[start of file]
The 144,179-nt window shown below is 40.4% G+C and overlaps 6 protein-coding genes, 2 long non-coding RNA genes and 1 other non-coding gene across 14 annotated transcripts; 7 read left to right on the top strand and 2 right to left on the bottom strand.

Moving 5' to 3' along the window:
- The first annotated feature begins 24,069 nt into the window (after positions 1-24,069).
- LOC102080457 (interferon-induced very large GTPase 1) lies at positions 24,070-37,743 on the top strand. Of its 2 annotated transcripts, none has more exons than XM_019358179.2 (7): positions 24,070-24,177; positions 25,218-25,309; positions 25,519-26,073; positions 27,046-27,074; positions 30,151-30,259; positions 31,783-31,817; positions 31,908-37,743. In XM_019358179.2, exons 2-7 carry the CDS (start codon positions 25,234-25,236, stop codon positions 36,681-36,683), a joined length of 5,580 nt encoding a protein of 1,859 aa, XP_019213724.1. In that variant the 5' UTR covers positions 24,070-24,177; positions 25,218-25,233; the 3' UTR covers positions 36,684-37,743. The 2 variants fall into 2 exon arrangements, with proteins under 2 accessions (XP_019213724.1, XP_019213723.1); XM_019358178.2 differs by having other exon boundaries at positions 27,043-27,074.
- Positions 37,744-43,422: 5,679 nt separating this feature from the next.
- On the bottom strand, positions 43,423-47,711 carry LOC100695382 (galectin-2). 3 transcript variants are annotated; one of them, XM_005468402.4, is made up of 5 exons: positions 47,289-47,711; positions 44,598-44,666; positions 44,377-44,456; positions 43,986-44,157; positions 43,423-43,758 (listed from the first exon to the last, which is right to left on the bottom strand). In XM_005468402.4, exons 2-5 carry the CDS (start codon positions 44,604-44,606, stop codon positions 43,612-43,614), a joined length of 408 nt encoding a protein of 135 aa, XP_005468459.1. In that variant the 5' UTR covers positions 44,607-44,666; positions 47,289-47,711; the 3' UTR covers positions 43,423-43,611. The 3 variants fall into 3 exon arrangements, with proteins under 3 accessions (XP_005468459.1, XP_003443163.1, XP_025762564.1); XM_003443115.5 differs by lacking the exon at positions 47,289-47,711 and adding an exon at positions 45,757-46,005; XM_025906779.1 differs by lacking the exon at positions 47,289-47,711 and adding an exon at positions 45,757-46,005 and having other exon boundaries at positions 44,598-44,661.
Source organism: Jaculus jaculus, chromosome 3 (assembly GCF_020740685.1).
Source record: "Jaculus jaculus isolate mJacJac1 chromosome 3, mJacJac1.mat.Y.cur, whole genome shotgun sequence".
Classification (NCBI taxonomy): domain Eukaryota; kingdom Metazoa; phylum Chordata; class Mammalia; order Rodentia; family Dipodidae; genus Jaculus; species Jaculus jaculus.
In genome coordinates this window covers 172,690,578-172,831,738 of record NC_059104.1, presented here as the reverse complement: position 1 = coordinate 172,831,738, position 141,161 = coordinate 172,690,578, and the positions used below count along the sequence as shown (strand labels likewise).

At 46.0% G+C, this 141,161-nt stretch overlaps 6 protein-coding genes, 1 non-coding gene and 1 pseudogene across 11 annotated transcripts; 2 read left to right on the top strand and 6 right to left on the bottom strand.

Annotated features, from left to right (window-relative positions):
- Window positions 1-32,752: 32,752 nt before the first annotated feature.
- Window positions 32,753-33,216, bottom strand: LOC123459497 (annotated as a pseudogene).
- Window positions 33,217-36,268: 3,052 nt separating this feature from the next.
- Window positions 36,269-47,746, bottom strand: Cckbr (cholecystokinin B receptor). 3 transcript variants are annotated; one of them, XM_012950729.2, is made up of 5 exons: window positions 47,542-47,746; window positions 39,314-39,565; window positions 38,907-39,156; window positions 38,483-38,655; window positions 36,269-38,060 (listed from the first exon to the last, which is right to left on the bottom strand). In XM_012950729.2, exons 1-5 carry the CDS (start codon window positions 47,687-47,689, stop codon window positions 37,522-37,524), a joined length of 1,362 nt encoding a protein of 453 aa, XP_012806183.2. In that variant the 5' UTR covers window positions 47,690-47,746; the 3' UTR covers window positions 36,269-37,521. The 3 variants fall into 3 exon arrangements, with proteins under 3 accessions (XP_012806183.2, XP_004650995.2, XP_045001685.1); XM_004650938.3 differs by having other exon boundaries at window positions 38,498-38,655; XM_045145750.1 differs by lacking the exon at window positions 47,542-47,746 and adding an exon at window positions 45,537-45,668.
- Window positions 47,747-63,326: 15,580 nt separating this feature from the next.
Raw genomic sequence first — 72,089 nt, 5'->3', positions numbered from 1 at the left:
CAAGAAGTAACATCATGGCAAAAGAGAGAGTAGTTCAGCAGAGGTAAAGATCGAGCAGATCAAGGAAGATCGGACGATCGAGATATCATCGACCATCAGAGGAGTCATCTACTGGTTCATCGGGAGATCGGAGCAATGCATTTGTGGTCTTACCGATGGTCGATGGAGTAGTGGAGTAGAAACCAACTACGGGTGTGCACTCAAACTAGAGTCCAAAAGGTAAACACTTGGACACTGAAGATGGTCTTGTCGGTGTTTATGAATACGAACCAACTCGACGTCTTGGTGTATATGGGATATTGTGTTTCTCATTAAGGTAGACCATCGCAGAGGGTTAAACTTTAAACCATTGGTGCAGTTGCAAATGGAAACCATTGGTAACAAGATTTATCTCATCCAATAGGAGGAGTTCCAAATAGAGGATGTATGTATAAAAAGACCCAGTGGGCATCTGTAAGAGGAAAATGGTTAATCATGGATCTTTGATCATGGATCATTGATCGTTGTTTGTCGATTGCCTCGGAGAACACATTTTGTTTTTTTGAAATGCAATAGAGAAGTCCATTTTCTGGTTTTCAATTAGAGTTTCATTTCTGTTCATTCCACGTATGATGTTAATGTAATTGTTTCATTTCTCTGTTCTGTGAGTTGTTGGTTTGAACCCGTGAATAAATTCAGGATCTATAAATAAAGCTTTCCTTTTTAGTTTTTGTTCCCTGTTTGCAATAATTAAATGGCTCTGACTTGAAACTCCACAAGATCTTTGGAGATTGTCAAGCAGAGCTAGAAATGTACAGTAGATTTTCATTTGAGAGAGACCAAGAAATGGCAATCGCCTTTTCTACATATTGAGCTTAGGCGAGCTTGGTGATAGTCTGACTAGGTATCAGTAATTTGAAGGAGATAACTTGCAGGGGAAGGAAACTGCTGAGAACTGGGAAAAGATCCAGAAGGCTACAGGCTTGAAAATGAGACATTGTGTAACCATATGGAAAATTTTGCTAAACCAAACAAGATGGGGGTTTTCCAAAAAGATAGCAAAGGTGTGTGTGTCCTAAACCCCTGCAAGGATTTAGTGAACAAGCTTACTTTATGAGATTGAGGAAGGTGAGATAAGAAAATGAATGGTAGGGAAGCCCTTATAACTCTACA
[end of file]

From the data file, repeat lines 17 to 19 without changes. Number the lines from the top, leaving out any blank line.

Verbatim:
- Window positions 47,747-63,326: 15,580 nt separating this feature from the next.
Raw genomic sequence first — 72,089 nt, 5'->3', positions numbered from 1 at the left:
CAAGAAGTAACATCATGGCAAAAGAGAGAGTAGTTCAGCAGAGGTAAAGATCGAGCAGATCAAGGAAGATCGGACGATCGAGATATCATCGACCATCAGAGGAGTCATCTACTGGTTCATCGGGAGATCGGAGCAATGCATTTGTGGTCTTACCGATGGTCGATGGAGTAGTGGAGTAGAAACCAACTACGGGTGTGCACTCAAACTAGAGTCCAAAAGGTAAACACTTGGACACTGAAGATGGTCTTGTCGGTGTTTATGAATACGAACCAACTCGACGTCTTGGTGTATATGGGATATTGTGTTTCTCATTAAGGTAGACCATCGCAGAGGGTTAAACTTTAAACCATTGGTGCAGTTGCAAATGGAAACCATTGGTAACAAGATTTATCTCATCCAATAGGAGGAGTTCCAAATAGAGGATGTATGTATAAAAAGACCCAGTGGGCATCTGTAAGAGGAAAATGGTTAATCATGGATCTTTGATCATGGATCATTGATCGTTGTTTGTCGATTGCCTCGGAGAACACATTTTGTTTTTTTGAAATGCAATAGAGAAGTCCATTTTCTGGTTTTCAATTAGAGTTTCATTTCTGTTCATTCCACGTATGATGTTAATGTAATTGTTTCATTTCTCTGTTCTGTGAGTTGTTGGTTTGAACCCGTGAATAAATTCAGGATCTATAAATAAAGCTTTCCTTTTTAGTTTTTGTTCCCTGTTTGCAATAATTAAATGGCTCTGACTTGAAACTCCACAAGATCTTTGGAGATTGTCAAGCAGAGCTAGAAATGTACAGTAGATTTTCATTTGAGAGAGACCAAGAAATGGCAATCGCCTTTTCTACATATTGAGCTTAGGCGAGCTTGGTGATAGTCTGACTAGGTATCAGTAATTTGAAGGAGATAACTTGCAGGGGAAGGAAACTGCTGAGAACTGGGAAAAGATCCAGAAGGCTACAGGCTTGAAAATGAGACATTGTGTAACCATATGGAAAATTTTGCTAAACCAAACAAGATGGGGGTTTTCCAAAAAGATAGCAAAGGTGTGTGTGTCCTAAACCCCTGCAAGGATTTAGTGAACAAGCTTACTTTATGAGATTGAGGAAGGTGAGATAAGAAAATGAATGGTAGGGAAGCCCTTATAACTCTACA